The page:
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Sea Shepherd's Whale Saving Crew are Rescued

February 8, 2007

Sea Shepherd's Whale Saving Crew are Rescued

ABOARD THE FARLEY MOWAT, 1900 Hours, February 9th, 2007 (2200 Hours, February 8th, 2007, PST) -

Two missing crewmembers from the Farley Mowat were found and safely rescued eight hours after being lost at sea following a confrontation with the illegal Japanese whaling fleet.

The Zodiac inflatable carrying 2nd Officer Karl Neilsen, 29, of Australia, and Engineer John Gravois, 24, of the United States, fell back from the other Sea Shepherd ships after its fiberglass hull cracked and filled with water. The damage was caused when the inflatable struck the steel hull of the whaling vessel Nisshin Maru in heavy seas. The two were quickly lost as heavy fog, snow, and sleet conditions suddenly occurred.

Captain Paul Watson immediately put the Farley Mowat into a search grid and then issued a maritime distress call and was joined by the Sea Shepherd ship Robert Hunter. Because it was an official distress, the Japanese factory vessel was obligated to participate and joined in the search. The search lasted eight hours.

The crewmembers were found by the Farley Mowat; both were unharmed and slightly cold. They were spotted by Farley Mowat Quartermaster Jaime Brown of New Zealand. They were both wearing wetsuits under survival suits. Karl and John were glad to be rescued and were not suffering any ill effects.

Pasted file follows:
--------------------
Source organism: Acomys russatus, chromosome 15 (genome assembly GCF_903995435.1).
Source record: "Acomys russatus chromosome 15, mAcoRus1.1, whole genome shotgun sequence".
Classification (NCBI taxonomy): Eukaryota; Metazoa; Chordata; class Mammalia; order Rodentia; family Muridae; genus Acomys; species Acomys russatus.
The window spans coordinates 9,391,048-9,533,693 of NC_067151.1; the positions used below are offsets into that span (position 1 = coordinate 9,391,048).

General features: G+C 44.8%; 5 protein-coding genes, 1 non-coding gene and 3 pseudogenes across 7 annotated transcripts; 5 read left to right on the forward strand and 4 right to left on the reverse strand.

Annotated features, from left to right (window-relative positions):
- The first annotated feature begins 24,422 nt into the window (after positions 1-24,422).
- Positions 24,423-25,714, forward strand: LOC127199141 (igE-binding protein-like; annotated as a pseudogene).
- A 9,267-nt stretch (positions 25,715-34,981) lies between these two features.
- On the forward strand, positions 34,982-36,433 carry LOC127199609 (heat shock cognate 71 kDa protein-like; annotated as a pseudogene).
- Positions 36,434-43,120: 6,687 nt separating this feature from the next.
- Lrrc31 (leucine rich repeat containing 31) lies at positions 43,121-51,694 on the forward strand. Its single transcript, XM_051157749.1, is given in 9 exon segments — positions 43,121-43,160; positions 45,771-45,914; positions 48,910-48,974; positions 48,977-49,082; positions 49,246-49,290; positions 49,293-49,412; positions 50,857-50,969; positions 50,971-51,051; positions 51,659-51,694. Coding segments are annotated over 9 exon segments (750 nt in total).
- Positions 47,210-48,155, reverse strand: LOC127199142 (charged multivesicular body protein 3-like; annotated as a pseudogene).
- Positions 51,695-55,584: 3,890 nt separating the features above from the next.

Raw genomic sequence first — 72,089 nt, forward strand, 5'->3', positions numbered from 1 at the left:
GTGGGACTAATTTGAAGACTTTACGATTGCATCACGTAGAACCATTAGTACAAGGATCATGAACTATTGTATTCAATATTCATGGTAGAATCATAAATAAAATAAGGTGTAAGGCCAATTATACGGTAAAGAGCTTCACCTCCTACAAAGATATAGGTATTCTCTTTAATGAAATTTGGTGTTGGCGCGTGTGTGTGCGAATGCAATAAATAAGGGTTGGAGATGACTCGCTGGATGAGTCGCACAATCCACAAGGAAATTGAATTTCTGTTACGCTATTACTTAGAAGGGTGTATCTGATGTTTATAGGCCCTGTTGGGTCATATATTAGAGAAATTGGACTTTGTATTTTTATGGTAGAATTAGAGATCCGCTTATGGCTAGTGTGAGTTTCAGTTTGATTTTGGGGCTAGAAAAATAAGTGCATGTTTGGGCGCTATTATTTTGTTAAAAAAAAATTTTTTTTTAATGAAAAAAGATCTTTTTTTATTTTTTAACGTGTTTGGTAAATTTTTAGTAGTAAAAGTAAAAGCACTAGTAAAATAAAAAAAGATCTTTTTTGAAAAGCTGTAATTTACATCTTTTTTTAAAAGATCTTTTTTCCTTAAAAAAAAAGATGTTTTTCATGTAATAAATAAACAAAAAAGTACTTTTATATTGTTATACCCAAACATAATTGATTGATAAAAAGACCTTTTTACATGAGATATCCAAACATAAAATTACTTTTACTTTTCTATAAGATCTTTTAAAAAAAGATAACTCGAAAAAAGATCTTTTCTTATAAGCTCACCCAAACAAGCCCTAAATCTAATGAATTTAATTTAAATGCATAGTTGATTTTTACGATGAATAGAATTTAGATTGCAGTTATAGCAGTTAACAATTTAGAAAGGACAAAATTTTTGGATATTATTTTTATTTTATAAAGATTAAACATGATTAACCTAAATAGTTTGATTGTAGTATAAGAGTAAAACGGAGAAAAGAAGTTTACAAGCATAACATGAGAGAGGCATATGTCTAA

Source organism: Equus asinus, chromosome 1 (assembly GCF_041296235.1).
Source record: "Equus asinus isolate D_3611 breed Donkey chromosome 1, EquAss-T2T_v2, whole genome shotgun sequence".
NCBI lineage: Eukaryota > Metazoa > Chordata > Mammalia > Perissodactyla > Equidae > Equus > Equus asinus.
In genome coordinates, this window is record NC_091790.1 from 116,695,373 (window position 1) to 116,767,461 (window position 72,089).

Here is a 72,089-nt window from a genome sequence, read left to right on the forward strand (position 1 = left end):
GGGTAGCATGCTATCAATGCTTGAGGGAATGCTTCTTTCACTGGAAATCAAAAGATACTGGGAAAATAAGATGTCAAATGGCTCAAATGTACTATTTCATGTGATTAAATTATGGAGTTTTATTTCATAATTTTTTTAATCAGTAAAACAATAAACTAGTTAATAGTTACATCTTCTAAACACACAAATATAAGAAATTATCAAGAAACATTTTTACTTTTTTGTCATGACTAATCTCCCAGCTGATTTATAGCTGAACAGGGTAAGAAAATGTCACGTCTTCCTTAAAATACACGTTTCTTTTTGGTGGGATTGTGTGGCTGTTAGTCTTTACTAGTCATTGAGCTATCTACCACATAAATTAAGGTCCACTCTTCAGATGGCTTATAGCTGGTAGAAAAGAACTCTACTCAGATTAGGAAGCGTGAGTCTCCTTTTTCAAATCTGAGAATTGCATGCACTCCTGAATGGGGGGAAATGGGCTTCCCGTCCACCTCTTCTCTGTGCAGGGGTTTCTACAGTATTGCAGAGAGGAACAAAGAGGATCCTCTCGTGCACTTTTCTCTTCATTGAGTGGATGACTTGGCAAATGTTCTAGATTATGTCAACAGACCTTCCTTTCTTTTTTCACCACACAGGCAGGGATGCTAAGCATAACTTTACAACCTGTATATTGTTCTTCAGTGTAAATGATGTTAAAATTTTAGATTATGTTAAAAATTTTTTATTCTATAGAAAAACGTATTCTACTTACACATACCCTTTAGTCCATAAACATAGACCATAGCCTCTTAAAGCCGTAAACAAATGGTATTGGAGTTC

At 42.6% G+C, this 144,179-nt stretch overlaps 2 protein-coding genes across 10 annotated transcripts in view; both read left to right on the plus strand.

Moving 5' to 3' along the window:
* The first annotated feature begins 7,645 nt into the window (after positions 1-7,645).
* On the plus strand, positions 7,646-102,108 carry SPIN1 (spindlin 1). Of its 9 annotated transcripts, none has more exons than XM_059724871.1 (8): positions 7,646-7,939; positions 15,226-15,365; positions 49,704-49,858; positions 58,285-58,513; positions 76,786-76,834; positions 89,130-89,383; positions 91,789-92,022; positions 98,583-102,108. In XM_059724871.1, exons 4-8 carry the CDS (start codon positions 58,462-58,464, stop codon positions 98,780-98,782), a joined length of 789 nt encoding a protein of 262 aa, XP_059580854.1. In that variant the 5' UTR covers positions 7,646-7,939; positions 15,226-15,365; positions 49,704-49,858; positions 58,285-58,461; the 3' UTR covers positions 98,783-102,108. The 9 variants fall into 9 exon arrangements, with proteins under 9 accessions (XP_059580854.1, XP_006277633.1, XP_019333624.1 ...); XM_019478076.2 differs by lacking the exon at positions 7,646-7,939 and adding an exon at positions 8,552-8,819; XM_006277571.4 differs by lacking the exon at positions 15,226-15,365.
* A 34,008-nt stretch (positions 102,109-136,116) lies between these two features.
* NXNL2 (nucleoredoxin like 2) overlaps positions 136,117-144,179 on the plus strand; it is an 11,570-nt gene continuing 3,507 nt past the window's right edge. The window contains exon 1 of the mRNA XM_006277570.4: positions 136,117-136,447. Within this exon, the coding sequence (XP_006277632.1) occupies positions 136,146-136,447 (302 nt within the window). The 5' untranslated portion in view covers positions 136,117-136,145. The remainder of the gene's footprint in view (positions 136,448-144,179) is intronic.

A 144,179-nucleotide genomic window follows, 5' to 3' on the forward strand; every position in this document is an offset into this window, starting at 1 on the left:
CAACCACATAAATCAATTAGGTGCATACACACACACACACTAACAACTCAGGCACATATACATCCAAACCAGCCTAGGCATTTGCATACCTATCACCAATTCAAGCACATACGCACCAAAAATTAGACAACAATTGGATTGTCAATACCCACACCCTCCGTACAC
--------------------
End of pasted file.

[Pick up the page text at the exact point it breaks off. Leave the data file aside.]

Captain Paul Watson called the Nisshin Maru to thank them for their assistance in the search and then said, "We're all back on schedule." At this point, the two Sea Shepherd ships resumed their pursuit of the Japanese whaling fleet as conditions continue to worsen, and winds and swells increase.

The two Sea Shepherd ships Farley Mowat and Robert Hunter have been searching for the Japanese whaling fleet for five weeks and finally located them at 0500 Hours (Auckland time) this morning.

Sea Shepherd is in Antarctic waters to protect endangered whales from the Japanese fleet which has plans to illegally slaughter over 900 whales in the Antarctic Whale Sanctuary this year - including 935 piked (Minke) whales and 10 fin whales. The objectives of the Sea Shepherd vessels are to enforce international conservation law against illegal Japanese whaling operations in accordance with the principles established by the United Nations World Charter for Nature.

To read more about our activities earlier this day, click here.

Click here to learn more about Sea Shepherd's mission to save whales!



 

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